Logo link to homepage

Report on Santa Maria (Guatemala) — 26 November-2 December 2003

Smithsonian / US Geological Survey Weekly Volcanic Activity Report, 26 November-2 December 2003
Managing Editor: Gari Mayberry

Please cite this report as:

Global Volcanism Program, 2003. Report on Santa Maria (Guatemala). In: Mayberry, G (ed.), Weekly Volcanic Activity Report, 26 November-2 December 2003. Smithsonian Institution and US Geological Survey.

Volcano Profile |  Weekly Report (26 November-2 December 2003)

Santa Maria


14.757°N, 91.552°W; summit elev. 3745 m

All times are local (unless otherwise noted)

On 28 November the Santa María seismic network recorded several explosions at Santiaguito lava dome. INSIVUMEH noted that many of the explosions were followed by block-and-ash avalanches, which traveled SW and S down Caliente cone. At least five collapses of megablocks from the S edge of the active crater generated short pyroclastic flows that descended to the base of Caliente cone. On 1 December ash emissions traveled SE and nearly constant avalanches occcurred in the active lava-flow area.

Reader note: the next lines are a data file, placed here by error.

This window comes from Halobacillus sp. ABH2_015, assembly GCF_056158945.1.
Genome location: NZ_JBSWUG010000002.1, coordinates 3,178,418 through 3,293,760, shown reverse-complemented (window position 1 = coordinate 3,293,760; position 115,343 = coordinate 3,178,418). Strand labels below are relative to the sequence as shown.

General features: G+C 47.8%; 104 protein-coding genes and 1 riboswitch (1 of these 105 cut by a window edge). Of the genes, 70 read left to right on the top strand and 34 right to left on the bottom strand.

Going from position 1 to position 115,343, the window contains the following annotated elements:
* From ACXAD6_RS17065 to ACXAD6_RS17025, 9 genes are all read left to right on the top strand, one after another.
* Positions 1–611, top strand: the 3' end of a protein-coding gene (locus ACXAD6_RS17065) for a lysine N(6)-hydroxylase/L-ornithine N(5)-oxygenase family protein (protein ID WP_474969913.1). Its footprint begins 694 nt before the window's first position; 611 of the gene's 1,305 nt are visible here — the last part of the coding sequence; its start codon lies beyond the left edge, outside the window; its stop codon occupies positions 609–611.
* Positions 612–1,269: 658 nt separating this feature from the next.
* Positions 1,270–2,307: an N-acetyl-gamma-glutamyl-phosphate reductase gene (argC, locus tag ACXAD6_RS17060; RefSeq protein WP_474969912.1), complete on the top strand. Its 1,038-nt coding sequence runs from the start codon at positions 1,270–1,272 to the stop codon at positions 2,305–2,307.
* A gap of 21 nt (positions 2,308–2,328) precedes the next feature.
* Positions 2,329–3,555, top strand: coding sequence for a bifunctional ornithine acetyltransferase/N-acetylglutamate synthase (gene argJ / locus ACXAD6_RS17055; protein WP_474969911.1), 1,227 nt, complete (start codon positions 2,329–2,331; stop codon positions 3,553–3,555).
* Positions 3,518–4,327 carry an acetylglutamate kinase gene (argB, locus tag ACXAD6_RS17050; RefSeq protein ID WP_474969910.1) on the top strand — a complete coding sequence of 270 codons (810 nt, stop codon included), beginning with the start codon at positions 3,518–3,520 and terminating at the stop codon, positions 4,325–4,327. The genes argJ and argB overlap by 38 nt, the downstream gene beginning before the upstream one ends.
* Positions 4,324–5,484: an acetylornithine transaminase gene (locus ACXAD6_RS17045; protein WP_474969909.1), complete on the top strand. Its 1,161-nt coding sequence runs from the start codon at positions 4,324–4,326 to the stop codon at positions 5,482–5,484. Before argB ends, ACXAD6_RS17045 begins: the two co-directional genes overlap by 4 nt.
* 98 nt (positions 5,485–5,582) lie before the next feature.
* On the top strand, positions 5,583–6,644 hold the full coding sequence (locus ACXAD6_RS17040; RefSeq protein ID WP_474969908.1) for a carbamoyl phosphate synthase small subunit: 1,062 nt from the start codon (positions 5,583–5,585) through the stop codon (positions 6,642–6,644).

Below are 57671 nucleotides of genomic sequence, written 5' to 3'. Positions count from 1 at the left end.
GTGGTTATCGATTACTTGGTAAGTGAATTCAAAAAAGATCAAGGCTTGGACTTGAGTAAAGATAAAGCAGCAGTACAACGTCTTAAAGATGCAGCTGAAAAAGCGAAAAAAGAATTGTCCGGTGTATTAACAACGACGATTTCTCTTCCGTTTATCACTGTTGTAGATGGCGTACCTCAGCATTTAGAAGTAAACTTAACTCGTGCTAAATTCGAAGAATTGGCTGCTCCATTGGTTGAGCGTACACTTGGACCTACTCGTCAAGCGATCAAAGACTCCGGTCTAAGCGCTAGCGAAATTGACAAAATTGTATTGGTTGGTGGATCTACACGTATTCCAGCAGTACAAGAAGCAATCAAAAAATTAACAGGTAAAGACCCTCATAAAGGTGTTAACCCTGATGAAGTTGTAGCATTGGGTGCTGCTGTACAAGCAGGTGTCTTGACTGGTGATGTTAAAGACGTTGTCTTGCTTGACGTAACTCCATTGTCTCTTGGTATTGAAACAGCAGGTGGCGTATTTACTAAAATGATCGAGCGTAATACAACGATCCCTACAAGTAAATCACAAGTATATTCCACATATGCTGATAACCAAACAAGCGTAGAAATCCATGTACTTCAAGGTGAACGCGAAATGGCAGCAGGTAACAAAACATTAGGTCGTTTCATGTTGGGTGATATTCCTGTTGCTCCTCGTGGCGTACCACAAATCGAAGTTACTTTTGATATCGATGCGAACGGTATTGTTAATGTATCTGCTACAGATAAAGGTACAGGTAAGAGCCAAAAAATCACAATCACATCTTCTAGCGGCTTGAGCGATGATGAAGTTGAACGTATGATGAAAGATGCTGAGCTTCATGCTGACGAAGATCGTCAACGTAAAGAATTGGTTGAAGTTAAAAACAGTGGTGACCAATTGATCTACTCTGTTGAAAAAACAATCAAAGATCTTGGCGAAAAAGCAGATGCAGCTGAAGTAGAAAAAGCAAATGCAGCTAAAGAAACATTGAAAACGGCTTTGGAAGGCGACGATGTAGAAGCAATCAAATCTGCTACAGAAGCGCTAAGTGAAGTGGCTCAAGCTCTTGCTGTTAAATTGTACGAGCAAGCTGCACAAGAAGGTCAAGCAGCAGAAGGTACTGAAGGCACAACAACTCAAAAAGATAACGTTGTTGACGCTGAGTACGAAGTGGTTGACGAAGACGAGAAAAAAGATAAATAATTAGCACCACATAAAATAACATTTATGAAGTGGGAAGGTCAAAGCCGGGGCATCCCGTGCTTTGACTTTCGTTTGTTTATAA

Geologic Background. Symmetrical, forest-covered Santa María volcano is one of the most prominent of a chain of large stratovolcanoes that rises dramatically above the Pacific coastal plain of Guatemala. The 3772-m-high stratovolcano has a sharp-topped, conical profile that is cut on the SW flank by a large, 1.5-km-wide crater. The oval-shaped crater extends from just below the summit to the lower flank and was formed during a catastrophic eruption in 1902. The renowned plinian eruption of 1902 that devastated much of SW Guatemala followed a long repose period after construction of the large basaltic-andesite stratovolcano. The massive dacitic Santiaguito lava-dome complex has been growing at the base of the 1902 crater since 1922. Compound dome growth at Santiaguito has occurred episodically from four westward-younging vents, the most recent of which is Caliente. Dome growth has been accompanied by almost continuous minor explosions, with periodic lava extrusion, larger explosions, pyroclastic flows, and lahars.

Source: Instituto Nacional de Sismologia, Vulcanologia, Meteorologia, e Hidrologia (INSIVUMEH)